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Smart maths for greener mill design

19.09.2003


A webGF-Mill image showing the motion of particles adjacent to a lifter bar. Particle colouring indicates particle diameter; red indicating large particles and blue indicating small particles


A webGF-Mill image showing the motion of rocks and steel balls in a section along the length of a grinding mill. Particle colouring indicates particle speed with red being the fastest moving particles and blue the slowest or stationary particles.


CSIRO has developed an Internet-based simulation tool that predicts the motion of particles inside grinding mills, providing insight into the way mills work and enabling huge energy savings from smarter, more energy efficient design.

webGF-Mill assesses the design and function of the grinding mills used at mines to crush ore.

"Improving mill design is important because of the amount of energy that mills use," says CSIRO mathematician Dave Morton. "Typically, grinding mills are very inefficient. An average mill around 10 metres in diameter consumes roughly the energy required to supply 10 000 average Australian households. Unfortunately, only 5% of this energy is consumed by the processes that actually break the rocks inside the mill."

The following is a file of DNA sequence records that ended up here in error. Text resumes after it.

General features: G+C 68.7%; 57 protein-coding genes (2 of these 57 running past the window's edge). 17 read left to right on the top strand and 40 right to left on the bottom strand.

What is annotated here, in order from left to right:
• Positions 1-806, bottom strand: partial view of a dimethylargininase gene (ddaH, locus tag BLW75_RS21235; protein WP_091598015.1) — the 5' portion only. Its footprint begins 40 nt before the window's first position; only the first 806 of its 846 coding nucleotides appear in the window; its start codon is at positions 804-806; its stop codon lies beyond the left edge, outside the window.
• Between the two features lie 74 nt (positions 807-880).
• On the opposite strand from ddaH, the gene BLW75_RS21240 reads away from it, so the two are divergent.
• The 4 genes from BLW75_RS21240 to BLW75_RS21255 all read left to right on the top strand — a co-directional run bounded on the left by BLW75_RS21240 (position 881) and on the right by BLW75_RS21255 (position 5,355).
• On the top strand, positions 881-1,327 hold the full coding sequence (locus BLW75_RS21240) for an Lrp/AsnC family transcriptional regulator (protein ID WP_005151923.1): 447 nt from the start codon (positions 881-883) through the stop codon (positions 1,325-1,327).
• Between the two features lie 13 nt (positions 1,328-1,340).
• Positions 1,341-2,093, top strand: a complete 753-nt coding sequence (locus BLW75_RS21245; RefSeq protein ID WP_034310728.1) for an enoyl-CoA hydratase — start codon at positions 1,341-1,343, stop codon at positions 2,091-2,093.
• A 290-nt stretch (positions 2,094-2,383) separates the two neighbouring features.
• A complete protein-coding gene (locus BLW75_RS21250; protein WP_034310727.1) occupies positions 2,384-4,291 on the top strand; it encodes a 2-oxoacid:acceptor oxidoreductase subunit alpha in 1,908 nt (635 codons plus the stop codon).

"As well as decreasing costs for mining companies, improving mill performance has the potential to significantly reduce global consumption of fossil fuels and thus provide important environmental benefits," he says.

webGF-Mill, uses sophisticated simulation techniques to predict the collective motion of large numbers of particles. These methods, developed by CSIRO mathematicians, provide tools for studying the flow of granular materials such as minerals, powders and cereals. Understanding the way that granules move helps companies develop efficient methods for production, processing and transport of these materials.

webGF-Mill is used to study three types of mills, the larger SAG (semi-autogenous grinding) and AG (autogenous grinding) mills, and the smaller ball mills.

As Australia is one of the world’s largest mineral producers, many mills are used at mine sites throughout Australia.

Typically, material is dug out of a mine as rocks up to 2m in size. Crushers break the rocks down to particles of around 200-300mm, which are then ground further in a SAG or AG mill. Oversized particles are then sent to ball mills for further crushing. Crushed material accepted from SAG, AG and ball mills is sent to flotation plants where valuable minerals are separated from the dirt for further processing.

webGF-Mill can be used to simulate a variety of different mill sizes, lifter geometries, ball and rock distributions, and fill levels.

For further information visit www.cmis.csiro.au/webgf

More information:

Dave Morton, mobile: 0407 257 281
Email: dave.morton@csiro.au
CSIRO Mathematical and Information Sciences
Media assistance :
Andrea Mettenmeyer, mobile: 0415 199 434
Email: andrea.mettenmeyer@csiro.au
CSIRO Mathematical and Information Sciences

Rosie Schmedding | CSIRO
Further information:
http://www.csiro.au/index.asp?type=mediaRelease&id=PrGFmill

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